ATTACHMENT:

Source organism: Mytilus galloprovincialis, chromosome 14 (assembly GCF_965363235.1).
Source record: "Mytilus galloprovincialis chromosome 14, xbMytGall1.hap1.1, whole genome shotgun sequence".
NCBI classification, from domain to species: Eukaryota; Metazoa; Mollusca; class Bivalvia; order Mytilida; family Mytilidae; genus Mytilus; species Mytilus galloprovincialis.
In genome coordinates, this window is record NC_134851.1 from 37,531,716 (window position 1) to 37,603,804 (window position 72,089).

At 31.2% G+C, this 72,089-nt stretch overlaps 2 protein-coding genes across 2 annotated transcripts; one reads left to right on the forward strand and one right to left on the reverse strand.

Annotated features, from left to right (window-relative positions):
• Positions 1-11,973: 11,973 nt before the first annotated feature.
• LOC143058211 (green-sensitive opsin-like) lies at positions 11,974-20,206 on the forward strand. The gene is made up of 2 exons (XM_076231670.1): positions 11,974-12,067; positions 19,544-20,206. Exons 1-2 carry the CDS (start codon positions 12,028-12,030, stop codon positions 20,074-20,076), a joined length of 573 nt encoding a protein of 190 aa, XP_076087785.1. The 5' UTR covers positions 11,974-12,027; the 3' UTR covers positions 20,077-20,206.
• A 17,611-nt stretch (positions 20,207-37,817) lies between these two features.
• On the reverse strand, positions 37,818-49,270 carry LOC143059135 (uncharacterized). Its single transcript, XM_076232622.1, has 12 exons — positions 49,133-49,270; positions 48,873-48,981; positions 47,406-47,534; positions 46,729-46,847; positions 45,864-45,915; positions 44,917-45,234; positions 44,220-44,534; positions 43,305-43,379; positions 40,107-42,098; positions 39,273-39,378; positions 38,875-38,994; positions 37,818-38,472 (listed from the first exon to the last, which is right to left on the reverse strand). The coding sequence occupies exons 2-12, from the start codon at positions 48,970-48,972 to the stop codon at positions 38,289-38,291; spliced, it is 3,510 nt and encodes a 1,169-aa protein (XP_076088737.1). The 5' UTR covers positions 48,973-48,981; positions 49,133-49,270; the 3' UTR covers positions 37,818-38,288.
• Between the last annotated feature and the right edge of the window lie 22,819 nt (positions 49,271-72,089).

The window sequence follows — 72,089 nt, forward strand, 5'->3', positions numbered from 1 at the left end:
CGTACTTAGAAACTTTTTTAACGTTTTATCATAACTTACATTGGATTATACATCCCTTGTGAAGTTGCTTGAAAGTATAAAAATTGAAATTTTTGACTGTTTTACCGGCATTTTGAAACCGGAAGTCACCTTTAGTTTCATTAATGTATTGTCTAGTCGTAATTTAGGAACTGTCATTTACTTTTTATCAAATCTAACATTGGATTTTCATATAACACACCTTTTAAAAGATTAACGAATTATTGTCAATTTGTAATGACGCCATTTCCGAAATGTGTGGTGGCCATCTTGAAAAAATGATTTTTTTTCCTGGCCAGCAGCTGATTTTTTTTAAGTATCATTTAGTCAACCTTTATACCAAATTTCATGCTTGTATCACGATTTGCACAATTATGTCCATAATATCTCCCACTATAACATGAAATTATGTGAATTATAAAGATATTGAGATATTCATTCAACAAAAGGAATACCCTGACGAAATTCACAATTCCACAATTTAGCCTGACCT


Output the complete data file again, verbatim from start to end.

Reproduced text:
Source organism: Mytilus galloprovincialis, chromosome 14 (assembly GCF_965363235.1).
Source record: "Mytilus galloprovincialis chromosome 14, xbMytGall1.hap1.1, whole genome shotgun sequence".
NCBI classification, from domain to species: Eukaryota; Metazoa; Mollusca; class Bivalvia; order Mytilida; family Mytilidae; genus Mytilus; species Mytilus galloprovincialis.
In genome coordinates, this window is record NC_134851.1 from 37,531,716 (window position 1) to 37,603,804 (window position 72,089).

At 31.2% G+C, this 72,089-nt stretch overlaps 2 protein-coding genes across 2 annotated transcripts; one reads left to right on the forward strand and one right to left on the reverse strand.

Annotated features, from left to right (window-relative positions):
• Positions 1-11,973: 11,973 nt before the first annotated feature.
• LOC143058211 (green-sensitive opsin-like) lies at positions 11,974-20,206 on the forward strand. The gene is made up of 2 exons (XM_076231670.1): positions 11,974-12,067; positions 19,544-20,206. Exons 1-2 carry the CDS (start codon positions 12,028-12,030, stop codon positions 20,074-20,076), a joined length of 573 nt encoding a protein of 190 aa, XP_076087785.1. The 5' UTR covers positions 11,974-12,027; the 3' UTR covers positions 20,077-20,206.
• A 17,611-nt stretch (positions 20,207-37,817) lies between these two features.
• On the reverse strand, positions 37,818-49,270 carry LOC143059135 (uncharacterized). Its single transcript, XM_076232622.1, has 12 exons — positions 49,133-49,270; positions 48,873-48,981; positions 47,406-47,534; positions 46,729-46,847; positions 45,864-45,915; positions 44,917-45,234; positions 44,220-44,534; positions 43,305-43,379; positions 40,107-42,098; positions 39,273-39,378; positions 38,875-38,994; positions 37,818-38,472 (listed from the first exon to the last, which is right to left on the reverse strand). The coding sequence occupies exons 2-12, from the start codon at positions 48,970-48,972 to the stop codon at positions 38,289-38,291; spliced, it is 3,510 nt and encodes a 1,169-aa protein (XP_076088737.1). The 5' UTR covers positions 48,973-48,981; positions 49,133-49,270; the 3' UTR covers positions 37,818-38,288.
• Between the last annotated feature and the right edge of the window lie 22,819 nt (positions 49,271-72,089).

The window sequence follows — 72,089 nt, forward strand, 5'->3', positions numbered from 1 at the left end:
CGTACTTAGAAACTTTTTTAACGTTTTATCATAACTTACATTGGATTATACATCCCTTGTGAAGTTGCTTGAAAGTATAAAAATTGAAATTTTTGACTGTTTTACCGGCATTTTGAAACCGGAAGTCACCTTTAGTTTCATTAATGTATTGTCTAGTCGTAATTTAGGAACTGTCATTTACTTTTTATCAAATCTAACATTGGATTTTCATATAACACACCTTTTAAAAGATTAACGAATTATTGTCAATTTGTAATGACGCCATTTCCGAAATGTGTGGTGGCCATCTTGAAAAAATGATTTTTTTTCCTGGCCAGCAGCTGATTTTTTTTAAGTATCATTTAGTCAACCTTTATACCAAATTTCATGCTTGTATCACGATTTGCACAATTATGTCCATAATATCTCCCACTATAACATGAAATTATGTGAATTATAAAGATATTGAGATATTCATTCAACAAAAGGAATACCCTGACGAAATTCACAATTCCACAATTTAGCCTGACCT